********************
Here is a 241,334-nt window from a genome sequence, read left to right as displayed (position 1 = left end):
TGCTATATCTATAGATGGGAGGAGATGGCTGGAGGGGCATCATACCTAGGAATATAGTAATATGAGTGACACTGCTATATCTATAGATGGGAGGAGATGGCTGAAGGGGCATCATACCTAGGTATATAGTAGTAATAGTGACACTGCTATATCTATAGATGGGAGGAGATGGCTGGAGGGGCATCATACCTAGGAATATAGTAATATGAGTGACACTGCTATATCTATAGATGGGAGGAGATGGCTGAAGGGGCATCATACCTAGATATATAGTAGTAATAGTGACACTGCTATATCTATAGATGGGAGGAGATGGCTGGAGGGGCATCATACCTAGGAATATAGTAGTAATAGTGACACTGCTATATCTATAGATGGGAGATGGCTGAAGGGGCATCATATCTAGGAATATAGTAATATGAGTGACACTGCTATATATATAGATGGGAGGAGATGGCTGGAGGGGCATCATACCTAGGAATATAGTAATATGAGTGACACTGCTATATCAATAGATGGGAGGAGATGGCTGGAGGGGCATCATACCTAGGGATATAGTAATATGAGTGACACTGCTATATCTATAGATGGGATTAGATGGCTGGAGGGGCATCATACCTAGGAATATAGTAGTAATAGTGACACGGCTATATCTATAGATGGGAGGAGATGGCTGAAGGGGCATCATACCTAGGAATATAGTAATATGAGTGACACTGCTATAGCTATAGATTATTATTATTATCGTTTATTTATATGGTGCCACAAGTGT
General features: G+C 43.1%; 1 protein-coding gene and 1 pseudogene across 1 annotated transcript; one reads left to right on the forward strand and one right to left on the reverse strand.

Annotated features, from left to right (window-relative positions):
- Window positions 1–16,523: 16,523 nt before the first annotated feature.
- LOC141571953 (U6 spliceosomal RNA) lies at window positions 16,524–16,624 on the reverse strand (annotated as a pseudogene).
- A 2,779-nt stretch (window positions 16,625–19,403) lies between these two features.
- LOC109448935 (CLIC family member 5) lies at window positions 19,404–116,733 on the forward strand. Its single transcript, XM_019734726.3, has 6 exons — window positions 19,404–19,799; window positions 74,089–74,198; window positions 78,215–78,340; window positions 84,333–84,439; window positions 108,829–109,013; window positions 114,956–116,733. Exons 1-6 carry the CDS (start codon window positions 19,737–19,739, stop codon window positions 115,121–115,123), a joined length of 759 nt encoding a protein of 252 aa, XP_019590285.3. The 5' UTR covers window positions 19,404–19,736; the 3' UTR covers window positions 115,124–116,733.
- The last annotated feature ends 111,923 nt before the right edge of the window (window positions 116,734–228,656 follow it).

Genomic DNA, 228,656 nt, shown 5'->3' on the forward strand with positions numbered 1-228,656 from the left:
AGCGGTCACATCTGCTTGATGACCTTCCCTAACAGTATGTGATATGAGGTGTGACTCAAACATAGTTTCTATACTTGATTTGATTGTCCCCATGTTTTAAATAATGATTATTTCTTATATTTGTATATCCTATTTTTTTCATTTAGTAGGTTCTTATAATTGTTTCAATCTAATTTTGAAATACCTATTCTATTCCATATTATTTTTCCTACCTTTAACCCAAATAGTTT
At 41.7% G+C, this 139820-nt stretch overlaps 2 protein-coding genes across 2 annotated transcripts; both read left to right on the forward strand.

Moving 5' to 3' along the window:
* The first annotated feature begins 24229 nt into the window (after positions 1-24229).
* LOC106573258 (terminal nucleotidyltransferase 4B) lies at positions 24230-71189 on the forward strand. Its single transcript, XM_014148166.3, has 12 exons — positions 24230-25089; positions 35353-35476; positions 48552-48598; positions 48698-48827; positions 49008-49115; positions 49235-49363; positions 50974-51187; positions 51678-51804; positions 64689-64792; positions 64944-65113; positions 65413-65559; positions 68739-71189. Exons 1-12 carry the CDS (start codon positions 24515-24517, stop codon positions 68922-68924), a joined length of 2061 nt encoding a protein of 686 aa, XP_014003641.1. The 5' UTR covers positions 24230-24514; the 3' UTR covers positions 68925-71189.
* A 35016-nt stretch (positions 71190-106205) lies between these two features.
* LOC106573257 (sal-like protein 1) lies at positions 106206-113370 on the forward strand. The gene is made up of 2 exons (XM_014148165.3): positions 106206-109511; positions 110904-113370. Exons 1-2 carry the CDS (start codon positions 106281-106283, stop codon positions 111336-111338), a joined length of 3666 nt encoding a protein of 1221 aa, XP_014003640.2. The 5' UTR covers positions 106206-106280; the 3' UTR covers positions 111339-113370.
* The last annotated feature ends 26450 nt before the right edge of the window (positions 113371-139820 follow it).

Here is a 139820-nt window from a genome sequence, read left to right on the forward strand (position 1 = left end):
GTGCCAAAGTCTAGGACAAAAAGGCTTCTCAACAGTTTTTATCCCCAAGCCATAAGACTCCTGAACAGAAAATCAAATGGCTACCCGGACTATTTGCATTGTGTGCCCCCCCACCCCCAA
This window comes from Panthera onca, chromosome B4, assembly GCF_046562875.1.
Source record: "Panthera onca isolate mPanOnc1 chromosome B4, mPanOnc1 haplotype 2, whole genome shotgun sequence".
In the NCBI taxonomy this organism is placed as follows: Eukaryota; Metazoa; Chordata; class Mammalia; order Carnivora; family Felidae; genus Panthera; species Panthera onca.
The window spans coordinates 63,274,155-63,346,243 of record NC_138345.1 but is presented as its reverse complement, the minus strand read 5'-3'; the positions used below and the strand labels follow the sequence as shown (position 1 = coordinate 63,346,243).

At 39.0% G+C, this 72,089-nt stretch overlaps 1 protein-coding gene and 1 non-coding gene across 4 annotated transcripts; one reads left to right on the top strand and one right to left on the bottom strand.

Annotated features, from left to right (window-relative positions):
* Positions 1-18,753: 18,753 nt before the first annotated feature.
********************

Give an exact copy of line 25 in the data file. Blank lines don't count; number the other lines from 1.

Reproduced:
At 39.0% G+C, this 72,089-nt stretch overlaps 1 protein-coding gene and 1 non-coding gene across 4 annotated transcripts; one reads left to right on the top strand and one right to left on the bottom strand.